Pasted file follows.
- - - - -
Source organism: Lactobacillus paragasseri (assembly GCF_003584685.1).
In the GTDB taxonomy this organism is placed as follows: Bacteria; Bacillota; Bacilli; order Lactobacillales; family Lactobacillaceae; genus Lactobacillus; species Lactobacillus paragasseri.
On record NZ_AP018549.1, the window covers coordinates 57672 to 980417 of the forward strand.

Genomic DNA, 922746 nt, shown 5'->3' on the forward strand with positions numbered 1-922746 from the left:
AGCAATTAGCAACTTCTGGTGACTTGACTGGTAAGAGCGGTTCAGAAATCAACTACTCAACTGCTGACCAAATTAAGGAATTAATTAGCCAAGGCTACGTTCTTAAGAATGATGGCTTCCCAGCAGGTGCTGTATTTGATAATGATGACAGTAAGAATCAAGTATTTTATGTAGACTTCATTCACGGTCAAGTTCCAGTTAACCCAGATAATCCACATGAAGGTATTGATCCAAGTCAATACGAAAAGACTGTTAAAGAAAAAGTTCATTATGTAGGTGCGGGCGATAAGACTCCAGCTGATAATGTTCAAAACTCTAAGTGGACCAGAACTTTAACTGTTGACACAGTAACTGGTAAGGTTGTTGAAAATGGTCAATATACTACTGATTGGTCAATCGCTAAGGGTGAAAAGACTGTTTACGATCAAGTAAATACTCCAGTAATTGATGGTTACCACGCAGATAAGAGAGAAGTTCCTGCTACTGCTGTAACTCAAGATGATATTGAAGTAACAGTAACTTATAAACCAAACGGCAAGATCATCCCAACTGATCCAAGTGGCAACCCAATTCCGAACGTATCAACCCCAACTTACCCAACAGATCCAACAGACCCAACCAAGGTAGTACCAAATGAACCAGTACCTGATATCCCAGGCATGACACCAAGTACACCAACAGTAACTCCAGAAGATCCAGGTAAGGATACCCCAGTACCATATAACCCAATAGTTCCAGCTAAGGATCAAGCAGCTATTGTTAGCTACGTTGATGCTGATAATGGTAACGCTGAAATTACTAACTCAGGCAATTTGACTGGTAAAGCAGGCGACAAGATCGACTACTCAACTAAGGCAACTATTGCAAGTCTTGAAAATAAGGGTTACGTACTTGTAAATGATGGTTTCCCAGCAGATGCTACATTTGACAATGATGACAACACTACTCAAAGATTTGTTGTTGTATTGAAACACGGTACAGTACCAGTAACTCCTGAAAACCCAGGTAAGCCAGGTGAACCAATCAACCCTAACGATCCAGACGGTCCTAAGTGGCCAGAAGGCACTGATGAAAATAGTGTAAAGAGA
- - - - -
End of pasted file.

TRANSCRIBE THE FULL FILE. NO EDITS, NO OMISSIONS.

Source organism: Lactobacillus paragasseri (assembly GCF_003584685.1).
In the GTDB taxonomy this organism is placed as follows: Bacteria; Bacillota; Bacilli; order Lactobacillales; family Lactobacillaceae; genus Lactobacillus; species Lactobacillus paragasseri.
On record NZ_AP018549.1, the window covers coordinates 57672 to 980417 of the forward strand.

Genomic DNA, 922746 nt, shown 5'->3' on the forward strand with positions numbered 1-922746 from the left:
AGCAATTAGCAACTTCTGGTGACTTGACTGGTAAGAGCGGTTCAGAAATCAACTACTCAACTGCTGACCAAATTAAGGAATTAATTAGCCAAGGCTACGTTCTTAAGAATGATGGCTTCCCAGCAGGTGCTGTATTTGATAATGATGACAGTAAGAATCAAGTATTTTATGTAGACTTCATTCACGGTCAAGTTCCAGTTAACCCAGATAATCCACATGAAGGTATTGATCCAAGTCAATACGAAAAGACTGTTAAAGAAAAAGTTCATTATGTAGGTGCGGGCGATAAGACTCCAGCTGATAATGTTCAAAACTCTAAGTGGACCAGAACTTTAACTGTTGACACAGTAACTGGTAAGGTTGTTGAAAATGGTCAATATACTACTGATTGGTCAATCGCTAAGGGTGAAAAGACTGTTTACGATCAAGTAAATACTCCAGTAATTGATGGTTACCACGCAGATAAGAGAGAAGTTCCTGCTACTGCTGTAACTCAAGATGATATTGAAGTAACAGTAACTTATAAACCAAACGGCAAGATCATCCCAACTGATCCAAGTGGCAACCCAATTCCGAACGTATCAACCCCAACTTACCCAACAGATCCAACAGACCCAACCAAGGTAGTACCAAATGAACCAGTACCTGATATCCCAGGCATGACACCAAGTACACCAACAGTAACTCCAGAAGATCCAGGTAAGGATACCCCAGTACCATATAACCCAATAGTTCCAGCTAAGGATCAAGCAGCTATTGTTAGCTACGTTGATGCTGATAATGGTAACGCTGAAATTACTAACTCAGGCAATTTGACTGGTAAAGCAGGCGACAAGATCGACTACTCAACTAAGGCAACTATTGCAAGTCTTGAAAATAAGGGTTACGTACTTGTAAATGATGGTTTCCCAGCAGATGCTACATTTGACAATGATGACAACACTACTCAAAGATTTGTTGTTGTATTGAAACACGGTACAGTACCAGTAACTCCTGAAAACCCAGGTAAGCCAGGTGAACCAATCAACCCTAACGATCCAGACGGTCCTAAGTGGCCAGAAGGCACTGATGAAAATAGTGTAAAGAGA